Other commentators take the opposite perspective, viewing internal TLAC as symptomatic of a complete lack of trust between regulators. The FSB proposed setting internal TLAC in a range of 75–90% of what the IHC’s standalone TLAC requirement would be, to be decided by home and host supervisors in a crisis-management group. Instead, the Fed has opted for 90% without consulting home supervisors.

Pre-funding overseas IHCs with loss-absorbing debt before a crisis largely obviates the need for co-operation between regulators during a resolution since the bail-in funds are already in place. An even less charitable interpretation is that the hundreds of billions in new TLAC debt issuance is a burden that banks are facing simply in order to make the work of regulators in a resolution easier.

“What the Fed is signaling to other central banks here is a message that in the next crisis it will be the lender-of-last-resort to banks in the US, but it will not provide liquidity outside of the US. The Fed will not be concerned [with] what is happening in London and I think that is kind of selfish,” concludes one bank lobbyist.

“It just seems crazy that the Fed, the Bank of England and the European Central Bank can’t get their act together about how they would work together in the next crisis, and instead are forcing the banks to restructure themselves in a way that makes it easier for the regulators to do their jobs. They’re doing this to make it easier for regulators to react in the next crisis, and I would argue that they are doing that at the expense of damaging the day-to-day functioning of the G-Sib banks,” the lobbyist adds.

Fed TLAC rules present headaches for Mpoe banks

Amid bank complaints regarding the amount of new long-term debt that banks will have to issue to meet the Federal Reserve’s proposed total loss absorbing capacity (TLAC) rule, one aspect has received less attention: the potentially adverse impact on banks following a multiple-point-of-entry (Mpoe) resolution strategy.

All eight US global systemically important banks (G-Sibs) are implementing a single-point-of-entry (Spoe) resolution plan, under which regulators would assume control of the holding company of a collapsing bank and establish a bridge institution to oversee the winding down of the firm and the sale of its assets.

Some foreign G-Sibs – notably Santander and HSBC – have opted to follow an Mpoe strategy, under which multiple different legal entities of the bank are resolved individually. Foreign subsidiaries and affiliates of G-Sibs undergoing an Mpoe strategy would be resolved by the host regulator, so the US intermediate holding company (IHC) would be resolved by the either the Fed, the Federal Deposit Insurance Corporation or through bankruptcy.

This creates a problem, however. The Fed’s TLAC rule only envisions the IHCs of foreign banks issuing internal TLAC back to the parent holding company. The rule does not propose IHCs can issue long-term debt to third parties in the same way that bank holding companies (BHCs) will be obliged to, in order to raise external TLAC.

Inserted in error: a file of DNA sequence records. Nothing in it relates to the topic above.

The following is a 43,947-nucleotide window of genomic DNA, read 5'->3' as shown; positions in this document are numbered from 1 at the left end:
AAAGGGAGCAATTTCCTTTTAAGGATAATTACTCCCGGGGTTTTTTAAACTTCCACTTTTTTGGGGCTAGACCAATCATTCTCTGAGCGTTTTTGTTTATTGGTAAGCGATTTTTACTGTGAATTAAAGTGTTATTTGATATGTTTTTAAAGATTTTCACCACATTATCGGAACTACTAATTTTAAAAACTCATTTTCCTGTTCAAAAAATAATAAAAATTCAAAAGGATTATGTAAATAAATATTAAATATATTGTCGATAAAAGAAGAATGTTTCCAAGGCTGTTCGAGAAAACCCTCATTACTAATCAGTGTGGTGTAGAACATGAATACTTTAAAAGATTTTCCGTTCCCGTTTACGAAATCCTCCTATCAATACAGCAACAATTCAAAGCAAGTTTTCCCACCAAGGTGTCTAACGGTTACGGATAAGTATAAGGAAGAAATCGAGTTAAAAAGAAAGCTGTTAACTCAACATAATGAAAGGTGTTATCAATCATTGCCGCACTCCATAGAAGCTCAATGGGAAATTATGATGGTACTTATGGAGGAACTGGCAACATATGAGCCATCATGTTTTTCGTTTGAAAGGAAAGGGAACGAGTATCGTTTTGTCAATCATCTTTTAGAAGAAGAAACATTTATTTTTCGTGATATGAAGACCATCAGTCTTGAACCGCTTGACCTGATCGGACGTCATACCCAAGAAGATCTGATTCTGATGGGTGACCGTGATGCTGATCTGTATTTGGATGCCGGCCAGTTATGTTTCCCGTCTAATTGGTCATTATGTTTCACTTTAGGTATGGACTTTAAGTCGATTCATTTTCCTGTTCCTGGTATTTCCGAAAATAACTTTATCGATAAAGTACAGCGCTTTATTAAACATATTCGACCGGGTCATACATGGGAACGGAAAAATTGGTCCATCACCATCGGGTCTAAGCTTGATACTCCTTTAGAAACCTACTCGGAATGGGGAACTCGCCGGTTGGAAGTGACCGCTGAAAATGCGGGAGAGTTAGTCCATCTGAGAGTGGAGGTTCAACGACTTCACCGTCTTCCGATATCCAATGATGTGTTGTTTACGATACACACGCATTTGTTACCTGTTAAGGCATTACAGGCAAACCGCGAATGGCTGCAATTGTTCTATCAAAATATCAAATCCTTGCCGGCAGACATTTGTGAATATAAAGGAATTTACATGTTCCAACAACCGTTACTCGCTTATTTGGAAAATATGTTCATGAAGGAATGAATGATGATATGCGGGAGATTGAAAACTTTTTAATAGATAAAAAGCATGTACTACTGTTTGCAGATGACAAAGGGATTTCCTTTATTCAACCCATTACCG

Since the BHC of a G-Sib pursuing an Mpoe resolution plan would not intend to preposition internal TLAC in its US subsidiary, concerns have been raised that such an IHC may find itself unable to raise sufficient TLAC to effect an orderly resolution if it is unable to issue external debt to build its own TLAC stack.

“Our position is that if a foreign bank following Mpoe is going to have an IHC resolved here in the US, they should not be forced to issue internal TLAC to the parent. They should be allowed to do what the US BHCs are allowed to do, which is issue external TLAC to the market, but they are not able to do this under the current proposal. That completely disrupts the global Mpoe strategy, meaning the strategy approved by the home-country authority is sacrificed without recognition that the Mpoe resolution strategy contemplates the local operations will be protected,” explains Sally Miller, chief executive of the Institute of International Bankers in New York.

Whether IHCs could proceed to issue external debt in the hope that it will ultimately be eligible as TLAC is unclear. The Fed’s proposed TLAC rule states only that “US regulators are cognisant of the need to prepare for other plausible contingencies, including the Mpoe resolution of a G-Sib. While this proposal is primarily focused on implementing the Spoe resolution strategy, it would also substantially improve the prospects for a successful Mpoe resolution of a G-Sib by requiring US G-Sibs and the IHCs of foreign G-Sibs to maintain substantially more loss-absorbing capacity.”

With little clarity on the matter, market participants have requested the regulator make a definitive pronouncement on whether Mpoe banks will be able to go their own way in issuing external TLAC instruments.

“The key difference between Spoe and Mpoe banks is that, in the Spoe, all the losses are absorbed at the BHC level, while in the Mpoe, banks can be resolved locally and they should have loss-absorption capacity in the subsidiaries. That requires internal TLAC for Spoe banks and external TLAC for subsidiaries of Mpoe banks that are resolution entities. In this regard, subsidiaries of Mpoe banks in the US should be required to hold external TLAC and not internal TLAC, because they are resolution entities in the US,” says Santiago Fernández de Lis, chief economist of financial systems and regulation at BBVA Research in Madrid.